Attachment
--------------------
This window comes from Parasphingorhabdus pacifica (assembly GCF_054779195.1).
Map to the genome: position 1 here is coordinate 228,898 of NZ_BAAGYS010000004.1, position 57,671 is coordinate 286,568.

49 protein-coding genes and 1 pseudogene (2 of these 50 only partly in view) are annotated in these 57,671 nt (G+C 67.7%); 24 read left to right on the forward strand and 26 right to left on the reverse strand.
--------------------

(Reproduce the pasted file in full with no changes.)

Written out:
This window comes from Parasphingorhabdus pacifica (assembly GCF_054779195.1).
Map to the genome: position 1 here is coordinate 228,898 of NZ_BAAGYS010000004.1, position 57,671 is coordinate 286,568.

49 protein-coding genes and 1 pseudogene (2 of these 50 only partly in view) are annotated in these 57,671 nt (G+C 67.7%); 24 read left to right on the forward strand and 26 right to left on the reverse strand.